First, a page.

COVINGTON, Ga. — Newton County School System's (NCSS) board of education voted unanimously at a meeting on Tuesday to implement a three-tier pupil transportation system for the 2011-12 school year.
According to Dennis Carpenter, deputy superintendent for NCSS, the new system will provide significant cost-savings to the district — approximately $1,477,441 — due to a decreased need for personnel, buses and fuel.
He added that the new transportation system will necessitate a change to school start and finish times next school year. NCSS currently utilizes a two‐tier transportation system where middle and high schools share the same start and finish times. Elementary schools start and finish the school day earlier.
The new three‐tier system will have staggered school start and finish times at the elementary, middle and high school levels.
In addition to providing a significant cost-savings to NCSS, officials said the new system will offer many additional benefits, including the elimination of combined routes, meaning middle and high school students will not ride on buses together, which should result in improved student discipline.
In addition to riding on the bus only with their peers, middle school students should see a reduced ride time with the new three‐tier system.
According to Carpenter, the three‐tier system will result in the district having adequate staff and buses to provide transportation for athletic events and field trips. The new system will also eliminate the need for substitutes, as substitutes are built into the three‐tier system.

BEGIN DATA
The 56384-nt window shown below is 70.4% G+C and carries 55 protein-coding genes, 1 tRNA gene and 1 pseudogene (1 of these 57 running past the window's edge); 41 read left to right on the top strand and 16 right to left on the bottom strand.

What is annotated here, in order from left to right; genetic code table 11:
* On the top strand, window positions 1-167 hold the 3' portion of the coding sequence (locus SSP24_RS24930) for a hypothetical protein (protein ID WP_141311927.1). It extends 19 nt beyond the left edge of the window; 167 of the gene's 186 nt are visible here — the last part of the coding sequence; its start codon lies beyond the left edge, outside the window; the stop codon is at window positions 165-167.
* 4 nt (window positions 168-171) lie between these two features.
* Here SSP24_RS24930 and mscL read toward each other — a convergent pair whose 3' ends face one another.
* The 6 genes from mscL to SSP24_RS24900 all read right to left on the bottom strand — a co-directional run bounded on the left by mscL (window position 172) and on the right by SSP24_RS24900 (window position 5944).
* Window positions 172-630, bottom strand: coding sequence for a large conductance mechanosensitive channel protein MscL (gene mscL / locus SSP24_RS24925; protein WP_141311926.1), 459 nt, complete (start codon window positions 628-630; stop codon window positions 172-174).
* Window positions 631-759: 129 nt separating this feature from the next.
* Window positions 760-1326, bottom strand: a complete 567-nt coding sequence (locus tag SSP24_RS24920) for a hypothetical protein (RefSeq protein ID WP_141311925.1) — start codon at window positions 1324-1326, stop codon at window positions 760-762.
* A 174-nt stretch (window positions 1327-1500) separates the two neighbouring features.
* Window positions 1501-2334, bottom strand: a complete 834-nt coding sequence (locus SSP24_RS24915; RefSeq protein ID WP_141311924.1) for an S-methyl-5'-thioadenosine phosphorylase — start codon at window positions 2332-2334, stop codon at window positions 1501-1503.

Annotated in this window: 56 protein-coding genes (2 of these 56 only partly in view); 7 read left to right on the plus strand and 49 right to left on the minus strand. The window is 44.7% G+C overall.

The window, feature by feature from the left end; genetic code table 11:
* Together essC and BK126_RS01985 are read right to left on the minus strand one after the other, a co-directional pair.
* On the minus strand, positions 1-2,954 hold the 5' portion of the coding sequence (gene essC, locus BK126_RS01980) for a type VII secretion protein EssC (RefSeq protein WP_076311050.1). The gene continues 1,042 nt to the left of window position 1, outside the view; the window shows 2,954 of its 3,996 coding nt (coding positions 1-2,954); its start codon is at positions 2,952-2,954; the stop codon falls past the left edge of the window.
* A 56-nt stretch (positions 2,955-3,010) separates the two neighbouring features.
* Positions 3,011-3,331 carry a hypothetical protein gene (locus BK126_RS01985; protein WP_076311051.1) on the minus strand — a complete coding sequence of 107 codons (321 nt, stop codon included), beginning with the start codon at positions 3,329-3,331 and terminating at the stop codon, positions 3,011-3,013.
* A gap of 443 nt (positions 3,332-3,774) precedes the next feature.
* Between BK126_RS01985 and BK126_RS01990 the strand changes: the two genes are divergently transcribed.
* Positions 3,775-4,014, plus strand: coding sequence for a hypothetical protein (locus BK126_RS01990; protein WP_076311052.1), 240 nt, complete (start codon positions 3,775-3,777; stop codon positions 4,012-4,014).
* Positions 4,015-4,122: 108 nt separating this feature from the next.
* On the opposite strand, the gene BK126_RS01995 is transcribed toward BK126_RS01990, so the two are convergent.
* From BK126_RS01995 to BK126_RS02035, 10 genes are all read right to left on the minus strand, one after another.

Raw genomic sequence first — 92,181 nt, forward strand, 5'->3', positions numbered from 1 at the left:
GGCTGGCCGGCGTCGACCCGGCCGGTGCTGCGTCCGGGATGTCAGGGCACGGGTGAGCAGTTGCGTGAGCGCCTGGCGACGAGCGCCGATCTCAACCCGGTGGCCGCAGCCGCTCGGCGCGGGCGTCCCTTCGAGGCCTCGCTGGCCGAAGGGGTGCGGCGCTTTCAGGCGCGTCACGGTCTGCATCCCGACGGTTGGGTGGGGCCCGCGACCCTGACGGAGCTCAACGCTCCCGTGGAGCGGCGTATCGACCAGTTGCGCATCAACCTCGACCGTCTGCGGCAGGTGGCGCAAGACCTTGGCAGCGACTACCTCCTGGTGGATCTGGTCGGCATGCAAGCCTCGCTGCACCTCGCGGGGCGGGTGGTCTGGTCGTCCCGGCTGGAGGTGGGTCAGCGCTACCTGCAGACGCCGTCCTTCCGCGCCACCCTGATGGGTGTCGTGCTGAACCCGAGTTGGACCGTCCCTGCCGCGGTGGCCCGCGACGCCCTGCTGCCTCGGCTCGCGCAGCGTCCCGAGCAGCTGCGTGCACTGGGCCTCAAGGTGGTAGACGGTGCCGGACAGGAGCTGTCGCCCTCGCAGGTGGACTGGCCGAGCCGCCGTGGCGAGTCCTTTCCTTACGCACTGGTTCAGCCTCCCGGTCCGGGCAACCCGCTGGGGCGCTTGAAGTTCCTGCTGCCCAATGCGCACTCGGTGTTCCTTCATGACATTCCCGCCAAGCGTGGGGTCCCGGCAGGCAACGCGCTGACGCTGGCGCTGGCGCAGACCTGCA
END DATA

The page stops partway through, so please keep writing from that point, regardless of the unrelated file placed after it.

“Three‐tiered transportation has worked well in other localities around the nation,” NCSS Superintendent Gary Mathews said. “It brings NCSS different routes for elementary, middle, high and alternative-education students, respectively. With each population having its own buses, I believe we
are more ‘age‐appropriate’ when it comes to transporting our students. It should provide for better discipline, as has been the case elsewhere.”
Mathews also noted that, "Academically, the new start-stop times for the school day are in keeping with the so‐called ‘biological clock’ research related to when certain‐age students learn best."